Apple resolved some of the guessing (and overheated estimates) by announcing this morning that they sold “over 300,000 iPads” on Saturday–including pre-orders and “deliveries” to partners like Best Buy. They say that “over 250,000 ebooks” were downloaded from the iBookstore on day one (presumably including free titles) along with over one million apps.
Among third-party book apps, the Kindle and Kobo apps were indeed live and working on the iPad, though Barnes & Noble’s app is not yet available. Going by ceo William Lynch’s quote to WSJ, it’s not clear whether it’s the bookseller’s fault or Apple’s: “We don’t have an exact date, but it will be there within the next two weeks. Apple certifies all apps, so it’s not totally in our control.”
The Kindle app works fine for reading, and like the other Kindle apps it gives you immediate access to books you’ve already bought. But the buying experience is effectively crippled since you cannot purchase from within the app; you have to go through the Safari browser, so one-click buying quickly turns into multi-click buying. By at least one online account, Apple would not allow buying from within the Kindle app. The Kobo app, on the other hand, does let you buy directly from within the app. (There were, however, initial problems with some book files themselves, according to multiple online reports.)
You are prompted to download the iBooks app when you launch the App Store, and the presentation is elegant–both in ease of purchase and in the way it displays your bookshelf (and your books; I preferred their default leading and fonts over the the other apps). Pricing is comparable, as we expected, so you can see how customers would naturally gravitate towards using iBooks unless they want to sync books across other Kindle devices and apps. Or if they want a bigger store to shop from.
By most reports the iBookstore launched with 60,000 titles paid titles and 30,000 free titles, in contrast to Kindle’s claimed 450,000 titles. (When Kindle launched in late 2007, they had just under 90,000 titles.) The iBookstore selection feels a little thin as you start to browse and it’s hard to find books from any publishers except for the Agency Five. (Among other publishers with titles in the iBookstore are Sourcebooks and F+W Media.) Of course we know that it has been a rolling start for the iBookstore, and that title count is going to rise quite quickly. But the store is clearly lacking in metadata–Apple has not licensed any reviews or other collateral editorial to go with the book listings.
Customers scared of price hikes under the agency model may find themselves relieved. Of the top 15 NYT fiction bestsellers listed, under the new pricing model 9 titles are still at $9.99, with one book at $10.99, two at $11.99, and three at $12.99. Meanwhile, Amazon has flagged books from the Agency Five with a new note saying “this price was set by the publisher.” As expected, Hachette Book Group’s ebooks were live again at Amazon as of Saturday, and there is no sign of any new limitations on Penguin books through site. While hardcover pricing under agency continues to look aggressive (driven, in part, by Apple’s strictly negotiated price baskets), pricing on mass-market paperbacks is closer to parity with print editions.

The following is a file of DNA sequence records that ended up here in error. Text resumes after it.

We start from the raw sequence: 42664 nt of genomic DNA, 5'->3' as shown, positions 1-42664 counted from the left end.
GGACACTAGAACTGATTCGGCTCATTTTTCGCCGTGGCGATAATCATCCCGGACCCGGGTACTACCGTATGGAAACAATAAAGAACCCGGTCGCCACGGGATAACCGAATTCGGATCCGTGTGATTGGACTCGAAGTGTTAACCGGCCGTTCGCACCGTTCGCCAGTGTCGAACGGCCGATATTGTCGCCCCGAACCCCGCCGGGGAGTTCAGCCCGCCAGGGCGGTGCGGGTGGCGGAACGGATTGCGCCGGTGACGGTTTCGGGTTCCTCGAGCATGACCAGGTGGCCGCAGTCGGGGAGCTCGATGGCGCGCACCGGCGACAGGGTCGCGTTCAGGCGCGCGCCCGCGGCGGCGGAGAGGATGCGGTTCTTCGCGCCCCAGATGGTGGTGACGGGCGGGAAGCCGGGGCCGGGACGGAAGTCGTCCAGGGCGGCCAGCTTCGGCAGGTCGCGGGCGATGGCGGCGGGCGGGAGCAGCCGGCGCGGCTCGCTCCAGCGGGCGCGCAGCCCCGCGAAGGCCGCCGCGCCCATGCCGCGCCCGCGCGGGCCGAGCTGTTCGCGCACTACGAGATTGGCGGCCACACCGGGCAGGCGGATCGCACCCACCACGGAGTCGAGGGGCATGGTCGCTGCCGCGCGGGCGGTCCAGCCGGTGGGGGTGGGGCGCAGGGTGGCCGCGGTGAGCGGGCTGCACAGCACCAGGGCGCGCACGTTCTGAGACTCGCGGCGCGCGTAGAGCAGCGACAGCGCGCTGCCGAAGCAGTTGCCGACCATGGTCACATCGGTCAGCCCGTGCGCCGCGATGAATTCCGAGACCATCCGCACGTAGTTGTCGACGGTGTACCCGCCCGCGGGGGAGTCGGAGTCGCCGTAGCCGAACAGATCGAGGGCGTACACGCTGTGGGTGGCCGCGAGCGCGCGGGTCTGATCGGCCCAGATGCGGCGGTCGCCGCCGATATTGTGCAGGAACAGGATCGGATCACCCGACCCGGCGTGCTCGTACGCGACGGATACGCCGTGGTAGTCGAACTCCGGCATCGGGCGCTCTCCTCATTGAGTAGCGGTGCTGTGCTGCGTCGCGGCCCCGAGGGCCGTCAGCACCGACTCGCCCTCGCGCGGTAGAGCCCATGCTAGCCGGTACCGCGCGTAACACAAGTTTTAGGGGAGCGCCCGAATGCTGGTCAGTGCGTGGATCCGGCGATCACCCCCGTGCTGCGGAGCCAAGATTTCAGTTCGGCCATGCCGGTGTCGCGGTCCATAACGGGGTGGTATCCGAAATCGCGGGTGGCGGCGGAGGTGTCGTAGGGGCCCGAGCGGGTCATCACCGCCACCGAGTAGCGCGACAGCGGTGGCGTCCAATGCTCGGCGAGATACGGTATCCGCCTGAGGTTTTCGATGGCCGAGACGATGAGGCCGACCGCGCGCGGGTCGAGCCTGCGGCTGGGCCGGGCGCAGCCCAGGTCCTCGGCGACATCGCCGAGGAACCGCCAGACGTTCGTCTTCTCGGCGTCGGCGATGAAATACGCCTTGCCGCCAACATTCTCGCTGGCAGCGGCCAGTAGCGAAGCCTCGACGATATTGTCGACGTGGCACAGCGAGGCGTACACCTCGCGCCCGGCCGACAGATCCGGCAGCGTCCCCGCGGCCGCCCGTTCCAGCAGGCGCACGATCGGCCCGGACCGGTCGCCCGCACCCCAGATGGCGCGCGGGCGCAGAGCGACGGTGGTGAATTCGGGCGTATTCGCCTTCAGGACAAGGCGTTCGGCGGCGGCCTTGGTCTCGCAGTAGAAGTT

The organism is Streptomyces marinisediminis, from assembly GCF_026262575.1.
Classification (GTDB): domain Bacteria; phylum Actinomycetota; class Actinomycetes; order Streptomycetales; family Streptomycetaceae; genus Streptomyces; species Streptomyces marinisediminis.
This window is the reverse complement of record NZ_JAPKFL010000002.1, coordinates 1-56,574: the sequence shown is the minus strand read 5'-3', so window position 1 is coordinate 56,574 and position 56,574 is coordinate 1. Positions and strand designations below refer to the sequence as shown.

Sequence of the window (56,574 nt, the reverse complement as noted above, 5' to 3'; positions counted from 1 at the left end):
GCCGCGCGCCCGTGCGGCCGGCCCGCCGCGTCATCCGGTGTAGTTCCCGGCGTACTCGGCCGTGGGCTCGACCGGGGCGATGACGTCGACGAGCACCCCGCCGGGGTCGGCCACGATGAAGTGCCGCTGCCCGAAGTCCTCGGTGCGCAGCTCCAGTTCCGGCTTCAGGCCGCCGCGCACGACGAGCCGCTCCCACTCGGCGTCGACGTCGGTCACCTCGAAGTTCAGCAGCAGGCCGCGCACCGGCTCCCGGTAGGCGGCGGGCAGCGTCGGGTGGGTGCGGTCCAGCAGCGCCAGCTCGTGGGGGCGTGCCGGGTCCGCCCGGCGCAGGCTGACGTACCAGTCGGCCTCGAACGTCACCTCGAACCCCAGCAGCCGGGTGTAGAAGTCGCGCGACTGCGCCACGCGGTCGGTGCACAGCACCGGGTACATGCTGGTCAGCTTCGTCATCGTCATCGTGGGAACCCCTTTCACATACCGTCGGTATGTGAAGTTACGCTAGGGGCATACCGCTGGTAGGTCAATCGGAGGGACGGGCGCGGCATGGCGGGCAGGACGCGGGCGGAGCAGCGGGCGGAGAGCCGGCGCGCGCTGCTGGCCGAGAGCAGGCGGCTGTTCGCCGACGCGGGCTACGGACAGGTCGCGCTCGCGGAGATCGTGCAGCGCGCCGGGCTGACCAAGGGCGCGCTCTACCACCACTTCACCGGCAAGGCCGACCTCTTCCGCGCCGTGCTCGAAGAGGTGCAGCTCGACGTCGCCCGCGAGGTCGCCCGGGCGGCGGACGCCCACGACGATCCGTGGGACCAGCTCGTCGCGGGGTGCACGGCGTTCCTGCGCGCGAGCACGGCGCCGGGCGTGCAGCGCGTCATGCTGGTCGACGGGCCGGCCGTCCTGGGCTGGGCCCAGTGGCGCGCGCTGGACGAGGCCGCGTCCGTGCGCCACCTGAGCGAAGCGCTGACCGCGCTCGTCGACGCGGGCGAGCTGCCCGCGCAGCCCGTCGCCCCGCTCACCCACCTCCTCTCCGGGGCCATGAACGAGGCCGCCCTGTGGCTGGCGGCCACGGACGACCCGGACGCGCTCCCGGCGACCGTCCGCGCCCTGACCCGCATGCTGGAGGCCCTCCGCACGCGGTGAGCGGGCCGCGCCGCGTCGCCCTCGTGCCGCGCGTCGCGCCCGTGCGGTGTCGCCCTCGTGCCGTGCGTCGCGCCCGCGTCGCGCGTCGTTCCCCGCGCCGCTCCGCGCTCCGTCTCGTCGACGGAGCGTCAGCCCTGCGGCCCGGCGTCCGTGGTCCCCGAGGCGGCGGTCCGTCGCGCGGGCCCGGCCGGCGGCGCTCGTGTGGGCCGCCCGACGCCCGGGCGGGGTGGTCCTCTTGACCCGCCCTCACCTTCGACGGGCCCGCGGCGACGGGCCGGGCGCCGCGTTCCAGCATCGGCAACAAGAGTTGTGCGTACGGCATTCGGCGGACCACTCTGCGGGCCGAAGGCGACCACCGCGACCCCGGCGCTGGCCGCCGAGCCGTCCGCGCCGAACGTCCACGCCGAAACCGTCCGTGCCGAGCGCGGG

A lot of first opinions rest on the experience with the backlit (and high-gloss glass) screen. The screen suffers the most in bright sunlight, naturally (Just like laptops, which people and read and work on all the time), which is exactly where eInk screens excel. So the promo for Kindle on Amazon’s home page now highlights that it’s “easy to read, even in bright sunlight.” But the screen is great in all other lighting conditions, including low and no (e.g. in bed) light. Personally, I read half of GAME CHANGE over the weekend on the iPad and enjoyed the reading experience–after I got over the neck ache in the first hours of figuring out where and how to hold the device when I use it.
As for other reading matter, newspapers and magazines are vastly superior on the iPad to the crippled Kindle versions, and for some people will be vastly better than paper versions. (I prefer the WSJ iPad app to both the paper version and the web version, for example.)
And of course, the iPad is lot more than “just” a reader. Which for the bulk of the world’s population is going to be part of its appeal. People who want a purpose-built device for reading books and nothing else are still likely to favor eInk machines. But particularly now that the specious price incentive to justify a book-only device has been degraded, that may remain a small, if core, group of people.